Ps. sericeus group vinneni Colombia, Peru Venezuela, Brazil Tachigali
Ps. subtilissimus group subtilissimus Nicaragua, Costa Rica swollen-thorn Acacia
Ps. viduus group concolor Venezuela, Guyana, Brazil Tachigali
Ps. viduus group dendroicus Colombia to Brazil, Bolivia Triplaris
Ps. viduus group insuavis Colombia Tachigali
Ps. viduus group malignus Venezuela, Guianas, Brazil Tachigali
Ps. viduus group mordax Panama, Colombia, Venezuela, Triplaris
Ps. viduus group penetrator Venezuela, Guianas, Brazil Tachigali
Ps. viduus group tachigaliae western Brazil, Peru Tachigali
Ps. viduus group triplaridis Colombia to Brazil Triplaris
Ps. viduus group triplarinus Colombia to Brazil, Bolivia Triplaris
Ps. viduus group ultrix Ecuador Triplaris
Ps. viduus group viduus Mexico to Brazil, Bolivia Cordia, Coussapoa, Macrolobium, Ocotea, Pseudobombax, Pterocarpus, Sapium, Triplaris See discussion in Ward (1999b)
Pseudomyrmex perboscii Mexico to Brazil, Bolivia Albizia saman, Cordia, Pseudobombax
Myrcidris epicharis Brazil Myrcia sp.
Tetraponera aethiops west Africa Barteria
Tetraponera latifrons west Africa Barteria
Tetraponera nigra (part) India Acacia horrida, Stereospermum personatum Possibly an obligate plant-ant at the population (not species) level
Tetraponera penzigi east Africa Acacia, Stereospermum
Tetraponera tessmanni west Africa Vitex
Tetraponera tucurua Australia Cupaniopsis Additional details in Ward (2001)
Tetraponera binghami Malaysia Gigantochloa
Tetraponera sp. PSW-87 Madagascar Mimosa

For general reviews on the interactions between ants and domatia-bearing plants see Beattie (1985), Benson (1985), Davidson & McKey (1993), and Wheeler (1942).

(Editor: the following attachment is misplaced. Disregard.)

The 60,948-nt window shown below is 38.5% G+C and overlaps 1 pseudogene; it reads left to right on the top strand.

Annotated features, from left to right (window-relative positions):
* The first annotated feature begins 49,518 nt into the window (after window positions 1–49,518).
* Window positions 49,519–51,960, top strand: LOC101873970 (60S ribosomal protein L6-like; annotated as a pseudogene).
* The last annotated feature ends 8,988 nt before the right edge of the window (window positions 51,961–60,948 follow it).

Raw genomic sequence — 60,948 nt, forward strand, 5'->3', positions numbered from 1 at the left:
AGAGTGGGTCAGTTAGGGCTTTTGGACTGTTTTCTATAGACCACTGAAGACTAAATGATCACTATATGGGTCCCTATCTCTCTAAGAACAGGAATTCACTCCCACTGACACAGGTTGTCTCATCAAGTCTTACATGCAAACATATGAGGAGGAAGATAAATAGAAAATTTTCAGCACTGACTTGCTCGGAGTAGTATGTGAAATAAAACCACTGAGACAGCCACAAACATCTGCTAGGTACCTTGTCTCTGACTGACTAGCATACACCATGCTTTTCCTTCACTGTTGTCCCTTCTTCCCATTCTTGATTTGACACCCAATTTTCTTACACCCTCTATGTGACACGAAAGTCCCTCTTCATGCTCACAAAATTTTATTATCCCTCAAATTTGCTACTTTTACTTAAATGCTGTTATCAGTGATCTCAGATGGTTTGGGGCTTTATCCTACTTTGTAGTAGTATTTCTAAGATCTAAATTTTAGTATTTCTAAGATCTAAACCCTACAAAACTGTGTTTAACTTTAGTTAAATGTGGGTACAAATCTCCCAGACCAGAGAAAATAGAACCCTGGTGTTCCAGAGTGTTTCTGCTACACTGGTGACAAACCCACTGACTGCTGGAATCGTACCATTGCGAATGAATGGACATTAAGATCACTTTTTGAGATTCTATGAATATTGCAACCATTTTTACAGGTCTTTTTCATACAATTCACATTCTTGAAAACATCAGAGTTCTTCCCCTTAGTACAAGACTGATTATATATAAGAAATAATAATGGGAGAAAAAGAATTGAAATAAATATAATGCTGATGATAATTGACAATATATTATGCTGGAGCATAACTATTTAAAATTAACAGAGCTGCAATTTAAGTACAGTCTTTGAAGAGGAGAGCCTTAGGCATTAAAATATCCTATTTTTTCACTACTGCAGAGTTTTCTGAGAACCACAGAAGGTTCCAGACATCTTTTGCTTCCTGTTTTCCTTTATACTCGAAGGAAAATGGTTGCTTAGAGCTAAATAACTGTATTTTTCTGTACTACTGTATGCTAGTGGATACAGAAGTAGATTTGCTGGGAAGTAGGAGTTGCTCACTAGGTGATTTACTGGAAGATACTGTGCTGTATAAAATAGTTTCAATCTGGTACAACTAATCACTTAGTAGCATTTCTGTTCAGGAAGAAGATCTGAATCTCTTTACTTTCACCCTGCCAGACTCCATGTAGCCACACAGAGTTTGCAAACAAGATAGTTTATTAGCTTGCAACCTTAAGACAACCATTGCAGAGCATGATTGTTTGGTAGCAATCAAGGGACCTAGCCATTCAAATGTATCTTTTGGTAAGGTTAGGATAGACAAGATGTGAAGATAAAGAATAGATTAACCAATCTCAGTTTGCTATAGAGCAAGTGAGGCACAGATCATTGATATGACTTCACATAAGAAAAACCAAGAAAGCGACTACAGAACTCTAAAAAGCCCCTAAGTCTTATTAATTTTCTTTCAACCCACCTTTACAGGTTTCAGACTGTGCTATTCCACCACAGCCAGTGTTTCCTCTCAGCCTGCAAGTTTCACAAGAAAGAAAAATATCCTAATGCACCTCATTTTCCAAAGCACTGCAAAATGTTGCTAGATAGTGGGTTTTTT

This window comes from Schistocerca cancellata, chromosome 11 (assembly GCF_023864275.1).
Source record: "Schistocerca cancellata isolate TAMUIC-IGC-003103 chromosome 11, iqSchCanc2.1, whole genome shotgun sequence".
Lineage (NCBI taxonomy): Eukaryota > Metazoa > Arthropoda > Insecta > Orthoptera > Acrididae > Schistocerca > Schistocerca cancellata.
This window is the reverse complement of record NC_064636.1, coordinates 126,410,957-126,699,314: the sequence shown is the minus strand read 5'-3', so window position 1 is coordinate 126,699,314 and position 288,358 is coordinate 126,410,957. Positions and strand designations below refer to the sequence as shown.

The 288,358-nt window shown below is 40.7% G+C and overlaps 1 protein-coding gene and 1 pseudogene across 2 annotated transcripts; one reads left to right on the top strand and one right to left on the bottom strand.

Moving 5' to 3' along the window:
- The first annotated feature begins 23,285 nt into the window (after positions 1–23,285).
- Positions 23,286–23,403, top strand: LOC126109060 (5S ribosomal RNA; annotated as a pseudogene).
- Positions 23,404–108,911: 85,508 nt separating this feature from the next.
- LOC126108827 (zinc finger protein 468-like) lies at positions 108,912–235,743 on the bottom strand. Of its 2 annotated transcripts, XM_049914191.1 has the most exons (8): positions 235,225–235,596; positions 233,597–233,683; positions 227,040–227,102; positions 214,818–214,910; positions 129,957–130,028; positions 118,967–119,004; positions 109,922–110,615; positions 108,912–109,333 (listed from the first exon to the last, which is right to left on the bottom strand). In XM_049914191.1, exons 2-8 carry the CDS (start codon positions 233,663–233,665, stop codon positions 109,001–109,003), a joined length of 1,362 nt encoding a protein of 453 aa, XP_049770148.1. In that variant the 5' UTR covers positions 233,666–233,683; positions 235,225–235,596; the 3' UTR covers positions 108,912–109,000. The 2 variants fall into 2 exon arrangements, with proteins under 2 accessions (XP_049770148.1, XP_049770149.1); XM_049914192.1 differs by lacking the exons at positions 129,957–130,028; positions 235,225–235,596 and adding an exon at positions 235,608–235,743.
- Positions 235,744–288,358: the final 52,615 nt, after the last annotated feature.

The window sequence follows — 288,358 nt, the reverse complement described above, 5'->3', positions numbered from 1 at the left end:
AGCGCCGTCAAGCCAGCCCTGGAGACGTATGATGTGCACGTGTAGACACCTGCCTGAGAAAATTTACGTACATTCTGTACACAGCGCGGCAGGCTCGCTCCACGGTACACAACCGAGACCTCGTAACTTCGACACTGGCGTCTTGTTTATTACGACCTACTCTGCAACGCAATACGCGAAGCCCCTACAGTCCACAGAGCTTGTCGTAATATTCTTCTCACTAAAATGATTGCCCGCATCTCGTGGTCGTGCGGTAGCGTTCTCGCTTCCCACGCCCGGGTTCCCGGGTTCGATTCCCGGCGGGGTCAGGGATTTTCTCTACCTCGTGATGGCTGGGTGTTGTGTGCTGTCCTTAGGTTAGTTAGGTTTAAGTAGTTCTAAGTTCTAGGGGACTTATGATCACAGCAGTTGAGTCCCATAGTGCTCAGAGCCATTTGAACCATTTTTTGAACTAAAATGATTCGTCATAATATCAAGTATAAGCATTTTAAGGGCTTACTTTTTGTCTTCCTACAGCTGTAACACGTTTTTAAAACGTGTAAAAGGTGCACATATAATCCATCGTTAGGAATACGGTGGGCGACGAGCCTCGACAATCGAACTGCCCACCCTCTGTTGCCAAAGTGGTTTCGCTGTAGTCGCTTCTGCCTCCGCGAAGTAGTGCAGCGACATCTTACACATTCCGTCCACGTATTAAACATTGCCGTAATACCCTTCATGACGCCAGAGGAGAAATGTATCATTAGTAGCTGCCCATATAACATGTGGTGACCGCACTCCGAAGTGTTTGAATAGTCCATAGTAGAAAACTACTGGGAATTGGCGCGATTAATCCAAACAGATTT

Identification of pseudomyrmecine plant-ants

Identification keys are available for the Pseudomyrmex species inhabiting swollen-thorn acacias (Ward, 1993) and Triplaris and Tachigali plants (Ward, 1999b). Problematic specimens of Pseudomyrmex may be sent for identification to: Philip S. Ward, Department of Entomology, University of California, One Shields Ave., Davis, CA 95616, USA.

Literature Cited

  • Beattie, A. J. 1985. The evolutionary ecology of ant-plant mutualisms. New York: Cambridge University Press, 182 pp.
  • Benson, W. W. 1985. Amazon ant-plants. Pp. 239-266 in: Prance, G. T., Lovejoy, T. E. (eds.) Key environments. Amazonia. Oxford: Pergamon Press, xiv + 442 pp.
  • Davidson, D. W., McKey, D. 1993. The evolutionary ecology of symbiotic ant-plant relationships. J. Hym. Res. 2:13-83.
  • Ward, P. S. 1991. Phylogenetic analysis of pseudomyrmecine ants associated with domatia-bearing plants. Pp. 335-352 in: Huxley, C. R., Cutler, D. F. (eds.) Ant-plant interactions. Oxford: Oxford University Press, xviii + 601 pp.
  • Ward, P. S. 1993. Systematic studies on Pseudomyrmex acacia-ants (Hymenoptera: Formicidae: Pseudomyrmecinae). J. Hym. Res. 2:117-168.
  • Ward, P. S. 1999b. Systematics, biogeography and host plant associations of the Pseudomyrmex viduus group (Hymenoptera: Formicidae), Triplaris– and Tachigali-inhabiting ants. Zool. J. Linn. Soc. 126:451-540.
  • Ward, P. S.¬† 2001. Taxonomy, phylogeny and biogeography of the ant genus Tetraponera (Hymenoptera: Formicidae) in the Oriental and Australian regions. Invert. Taxon. 15:589-665.
  • Wheeler, W. M. 1942. Studies of Neotropical ant-plants and their ants. Bull. Mus. Comp. Zool. 90:1-262.

Advertisements
%d bloggers like this: